Glomus Jugulare Tumor
A glomus jugulare tumor involves the middle and inner ear structures, which are part of the temporal bone in the skull. Glomus jugulare tumors can affect the upper neck, ear, base of the skull, and the surrounding blood vessels and nerves.
A glomus jugulare tumor originates within the glomus cells (specialized cells found in some blood vessels and along nerves). Glomus cells are peripheral chemoreceptors that regulate breathing by controlling the levels of carbon dioxide and oxygen in the bloodstream and then signaling the brain of any changes.
Glomus jugulare tumors grow in the temporal bone, within an area called the jugular foramen (a large aperture in the base of the skull). The jugular foramen is also where several important nerves exit the skull, including the jugular nerve.
The jugular foramen contains nerve fibers, called glomus bodies, which respond to changes in blood pressure or body temperature.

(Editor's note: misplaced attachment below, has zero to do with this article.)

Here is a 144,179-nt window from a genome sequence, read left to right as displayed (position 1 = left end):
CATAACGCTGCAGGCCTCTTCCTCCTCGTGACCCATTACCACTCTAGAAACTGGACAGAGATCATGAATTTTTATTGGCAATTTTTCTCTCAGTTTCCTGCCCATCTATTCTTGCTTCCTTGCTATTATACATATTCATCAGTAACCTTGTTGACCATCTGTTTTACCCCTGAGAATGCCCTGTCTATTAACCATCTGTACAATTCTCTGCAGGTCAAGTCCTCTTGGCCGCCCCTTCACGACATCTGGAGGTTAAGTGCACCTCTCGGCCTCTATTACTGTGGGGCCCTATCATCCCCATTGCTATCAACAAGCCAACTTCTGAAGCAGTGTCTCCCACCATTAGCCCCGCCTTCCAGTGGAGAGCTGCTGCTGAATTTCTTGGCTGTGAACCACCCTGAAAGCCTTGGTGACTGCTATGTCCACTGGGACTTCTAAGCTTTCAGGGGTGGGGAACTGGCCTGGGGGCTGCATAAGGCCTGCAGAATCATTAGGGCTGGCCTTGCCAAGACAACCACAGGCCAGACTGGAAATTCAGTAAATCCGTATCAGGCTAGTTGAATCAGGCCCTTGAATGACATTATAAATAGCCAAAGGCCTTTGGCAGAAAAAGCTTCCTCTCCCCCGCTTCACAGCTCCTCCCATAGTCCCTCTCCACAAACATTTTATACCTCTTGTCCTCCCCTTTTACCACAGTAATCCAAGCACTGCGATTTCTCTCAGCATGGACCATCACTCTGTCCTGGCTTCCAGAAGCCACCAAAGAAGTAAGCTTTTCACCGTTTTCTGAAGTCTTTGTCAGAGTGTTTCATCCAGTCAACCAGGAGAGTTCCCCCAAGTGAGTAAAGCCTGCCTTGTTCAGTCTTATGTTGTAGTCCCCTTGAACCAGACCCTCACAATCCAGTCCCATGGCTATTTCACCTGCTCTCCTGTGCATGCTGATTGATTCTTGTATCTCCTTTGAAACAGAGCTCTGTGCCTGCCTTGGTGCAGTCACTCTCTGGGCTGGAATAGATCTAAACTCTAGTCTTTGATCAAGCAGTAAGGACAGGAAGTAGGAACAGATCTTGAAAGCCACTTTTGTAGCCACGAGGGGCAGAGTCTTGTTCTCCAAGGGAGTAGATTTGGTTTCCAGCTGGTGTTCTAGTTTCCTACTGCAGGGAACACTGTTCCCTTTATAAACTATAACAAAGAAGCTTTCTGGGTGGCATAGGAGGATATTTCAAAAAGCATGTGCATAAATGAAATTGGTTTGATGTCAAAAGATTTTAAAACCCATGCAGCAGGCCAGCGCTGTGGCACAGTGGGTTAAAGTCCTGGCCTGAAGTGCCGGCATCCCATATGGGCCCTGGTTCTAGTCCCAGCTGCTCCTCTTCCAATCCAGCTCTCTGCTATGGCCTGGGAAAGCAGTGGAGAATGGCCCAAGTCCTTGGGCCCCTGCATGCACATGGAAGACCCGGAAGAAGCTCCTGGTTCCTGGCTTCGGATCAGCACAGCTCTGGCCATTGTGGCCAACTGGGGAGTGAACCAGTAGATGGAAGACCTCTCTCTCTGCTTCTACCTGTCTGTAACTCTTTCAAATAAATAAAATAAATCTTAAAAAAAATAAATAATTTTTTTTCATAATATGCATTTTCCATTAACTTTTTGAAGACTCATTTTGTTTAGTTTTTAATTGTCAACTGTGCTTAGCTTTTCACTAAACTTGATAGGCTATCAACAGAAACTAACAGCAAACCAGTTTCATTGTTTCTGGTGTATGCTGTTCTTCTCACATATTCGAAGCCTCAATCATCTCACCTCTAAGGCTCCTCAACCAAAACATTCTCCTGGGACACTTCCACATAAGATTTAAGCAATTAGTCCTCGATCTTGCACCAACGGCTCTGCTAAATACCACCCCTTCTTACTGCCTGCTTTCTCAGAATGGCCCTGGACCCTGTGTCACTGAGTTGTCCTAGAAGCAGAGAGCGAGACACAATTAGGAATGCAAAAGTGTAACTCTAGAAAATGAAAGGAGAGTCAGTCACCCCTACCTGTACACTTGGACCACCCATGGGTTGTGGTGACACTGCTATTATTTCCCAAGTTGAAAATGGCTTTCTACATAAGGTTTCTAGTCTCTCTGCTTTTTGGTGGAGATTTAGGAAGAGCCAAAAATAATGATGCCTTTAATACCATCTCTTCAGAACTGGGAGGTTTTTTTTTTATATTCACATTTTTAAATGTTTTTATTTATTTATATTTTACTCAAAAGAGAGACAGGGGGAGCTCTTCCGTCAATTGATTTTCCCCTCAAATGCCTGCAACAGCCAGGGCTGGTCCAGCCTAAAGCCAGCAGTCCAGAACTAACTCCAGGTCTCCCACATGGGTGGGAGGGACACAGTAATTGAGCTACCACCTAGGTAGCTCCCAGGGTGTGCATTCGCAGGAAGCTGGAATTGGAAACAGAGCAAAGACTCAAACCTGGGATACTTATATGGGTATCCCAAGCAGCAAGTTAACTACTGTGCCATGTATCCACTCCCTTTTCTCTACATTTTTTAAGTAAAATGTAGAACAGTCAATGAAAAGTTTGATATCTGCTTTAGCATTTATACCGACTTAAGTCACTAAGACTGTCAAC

Glomus jugulare tumors usually occur between the ages of 60 and 70, although they can appear at any age. Glomus jugulare tumors are not entirely understood in the medical community, and the causes are unknown. There are no known risk factors. Glomus tumors have been also been associated with mutations in the gene responsible for the enzyme succinate dehydrogenase (SDHD).
Glomus Jugulare Tumor Symptoms
Glomus jugulare tumor symptoms may include:
- Difficulty swallowing (dysphagia)
- Hearing problems or loss
- Hearing pulsations in the ear
- Weakness or loss of movement in the face (facial nerve palsy)
Our team of specialists provides the most up-to-date evaluations using the latest diagnostic and imaging technology.
We work very closely with the departments of Neurosurgery, Interventional Neuroradiology, Neurology and Radiation Oncology, as well as the Normal Pressure Hydrocephalus Center and Skull Base Center to ensure an accurate diagnosis and the appropriate treatment for the best outcome.